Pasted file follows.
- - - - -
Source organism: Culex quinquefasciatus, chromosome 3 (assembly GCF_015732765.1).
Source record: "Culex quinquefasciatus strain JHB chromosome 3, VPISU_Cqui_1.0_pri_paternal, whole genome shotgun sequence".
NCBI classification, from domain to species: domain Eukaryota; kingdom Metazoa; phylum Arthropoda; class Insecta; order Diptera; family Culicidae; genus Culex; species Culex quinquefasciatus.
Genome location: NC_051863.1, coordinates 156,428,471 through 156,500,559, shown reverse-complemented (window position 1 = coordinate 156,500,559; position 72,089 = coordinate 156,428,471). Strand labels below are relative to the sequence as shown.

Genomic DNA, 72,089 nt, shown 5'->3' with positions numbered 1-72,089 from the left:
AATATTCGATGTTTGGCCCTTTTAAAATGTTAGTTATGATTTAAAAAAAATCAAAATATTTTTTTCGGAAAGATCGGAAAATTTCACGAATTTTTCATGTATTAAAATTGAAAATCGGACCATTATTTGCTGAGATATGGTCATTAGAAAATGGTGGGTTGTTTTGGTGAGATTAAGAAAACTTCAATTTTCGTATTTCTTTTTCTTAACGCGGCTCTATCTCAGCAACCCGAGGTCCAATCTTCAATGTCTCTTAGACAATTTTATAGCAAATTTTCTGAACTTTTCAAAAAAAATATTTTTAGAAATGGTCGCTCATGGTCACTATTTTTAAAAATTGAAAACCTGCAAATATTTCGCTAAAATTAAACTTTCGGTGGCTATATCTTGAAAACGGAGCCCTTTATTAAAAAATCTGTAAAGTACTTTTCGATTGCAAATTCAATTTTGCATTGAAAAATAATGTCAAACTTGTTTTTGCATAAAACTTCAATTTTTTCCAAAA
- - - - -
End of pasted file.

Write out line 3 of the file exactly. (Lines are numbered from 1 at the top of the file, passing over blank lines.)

NCBI classification, from domain to species: domain Eukaryota; kingdom Metazoa; phylum Arthropoda; class Insecta; order Diptera; family Culicidae; genus Culex; species Culex quinquefasciatus.